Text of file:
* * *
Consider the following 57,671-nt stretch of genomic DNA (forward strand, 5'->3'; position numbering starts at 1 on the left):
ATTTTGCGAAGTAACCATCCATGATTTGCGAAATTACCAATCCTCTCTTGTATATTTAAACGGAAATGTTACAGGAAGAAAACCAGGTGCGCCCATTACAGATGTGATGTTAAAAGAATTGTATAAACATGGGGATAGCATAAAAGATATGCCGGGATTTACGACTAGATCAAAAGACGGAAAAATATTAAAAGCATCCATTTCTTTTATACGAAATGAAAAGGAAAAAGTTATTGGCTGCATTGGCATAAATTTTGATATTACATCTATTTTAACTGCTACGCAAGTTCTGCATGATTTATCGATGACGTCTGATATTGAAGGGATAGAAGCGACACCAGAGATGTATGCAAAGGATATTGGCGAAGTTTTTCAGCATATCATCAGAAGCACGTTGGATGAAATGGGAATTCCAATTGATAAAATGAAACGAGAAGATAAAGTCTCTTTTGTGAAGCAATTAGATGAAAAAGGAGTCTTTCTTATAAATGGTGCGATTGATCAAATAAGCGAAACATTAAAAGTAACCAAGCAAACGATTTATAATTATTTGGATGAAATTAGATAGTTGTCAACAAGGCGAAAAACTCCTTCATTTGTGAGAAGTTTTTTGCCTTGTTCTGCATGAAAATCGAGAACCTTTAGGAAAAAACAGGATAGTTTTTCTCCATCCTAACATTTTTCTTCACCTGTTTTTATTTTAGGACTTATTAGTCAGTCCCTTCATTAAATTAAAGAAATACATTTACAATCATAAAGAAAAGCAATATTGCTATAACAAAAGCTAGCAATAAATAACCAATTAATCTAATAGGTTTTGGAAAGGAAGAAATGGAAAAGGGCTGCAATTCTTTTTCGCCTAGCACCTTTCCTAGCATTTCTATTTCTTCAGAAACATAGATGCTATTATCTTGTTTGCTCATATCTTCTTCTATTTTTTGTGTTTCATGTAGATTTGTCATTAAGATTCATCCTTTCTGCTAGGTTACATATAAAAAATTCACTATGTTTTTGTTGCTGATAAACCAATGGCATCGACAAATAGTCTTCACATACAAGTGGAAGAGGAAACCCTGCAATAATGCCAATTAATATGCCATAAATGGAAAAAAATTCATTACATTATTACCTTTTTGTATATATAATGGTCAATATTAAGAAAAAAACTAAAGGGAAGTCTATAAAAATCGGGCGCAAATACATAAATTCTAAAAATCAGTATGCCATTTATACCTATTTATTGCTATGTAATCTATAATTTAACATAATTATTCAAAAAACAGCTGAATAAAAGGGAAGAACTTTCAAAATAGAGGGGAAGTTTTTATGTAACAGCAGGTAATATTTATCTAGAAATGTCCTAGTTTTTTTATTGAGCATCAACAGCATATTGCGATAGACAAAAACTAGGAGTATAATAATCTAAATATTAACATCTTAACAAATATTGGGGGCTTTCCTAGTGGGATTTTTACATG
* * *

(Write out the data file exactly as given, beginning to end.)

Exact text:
Consider the following 57,671-nt stretch of genomic DNA (forward strand, 5'->3'; position numbering starts at 1 on the left):
ATTTTGCGAAGTAACCATCCATGATTTGCGAAATTACCAATCCTCTCTTGTATATTTAAACGGAAATGTTACAGGAAGAAAACCAGGTGCGCCCATTACAGATGTGATGTTAAAAGAATTGTATAAACATGGGGATAGCATAAAAGATATGCCGGGATTTACGACTAGATCAAAAGACGGAAAAATATTAAAAGCATCCATTTCTTTTATACGAAATGAAAAGGAAAAAGTTATTGGCTGCATTGGCATAAATTTTGATATTACATCTATTTTAACTGCTACGCAAGTTCTGCATGATTTATCGATGACGTCTGATATTGAAGGGATAGAAGCGACACCAGAGATGTATGCAAAGGATATTGGCGAAGTTTTTCAGCATATCATCAGAAGCACGTTGGATGAAATGGGAATTCCAATTGATAAAATGAAACGAGAAGATAAAGTCTCTTTTGTGAAGCAATTAGATGAAAAAGGAGTCTTTCTTATAAATGGTGCGATTGATCAAATAAGCGAAACATTAAAAGTAACCAAGCAAACGATTTATAATTATTTGGATGAAATTAGATAGTTGTCAACAAGGCGAAAAACTCCTTCATTTGTGAGAAGTTTTTTGCCTTGTTCTGCATGAAAATCGAGAACCTTTAGGAAAAAACAGGATAGTTTTTCTCCATCCTAACATTTTTCTTCACCTGTTTTTATTTTAGGACTTATTAGTCAGTCCCTTCATTAAATTAAAGAAATACATTTACAATCATAAAGAAAAGCAATATTGCTATAACAAAAGCTAGCAATAAATAACCAATTAATCTAATAGGTTTTGGAAAGGAAGAAATGGAAAAGGGCTGCAATTCTTTTTCGCCTAGCACCTTTCCTAGCATTTCTATTTCTTCAGAAACATAGATGCTATTATCTTGTTTGCTCATATCTTCTTCTATTTTTTGTGTTTCATGTAGATTTGTCATTAAGATTCATCCTTTCTGCTAGGTTACATATAAAAAATTCACTATGTTTTTGTTGCTGATAAACCAATGGCATCGACAAATAGTCTTCACATACAAGTGGAAGAGGAAACCCTGCAATAATGCCAATTAATATGCCATAAATGGAAAAAAATTCATTACATTATTACCTTTTTGTATATATAATGGTCAATATTAAGAAAAAAACTAAAGGGAAGTCTATAAAAATCGGGCGCAAATACATAAATTCTAAAAATCAGTATGCCATTTATACCTATTTATTGCTATGTAATCTATAATTTAACATAATTATTCAAAAAACAGCTGAATAAAAGGGAAGAACTTTCAAAATAGAGGGGAAGTTTTTATGTAACAGCAGGTAATATTTATCTAGAAATGTCCTAGTTTTTTTATTGAGCATCAACAGCATATTGCGATAGACAAAAACTAGGAGTATAATAATCTAAATATTAACATCTTAACAAATATTGGGGGCTTTCCTAGTGGGATTTTTACATG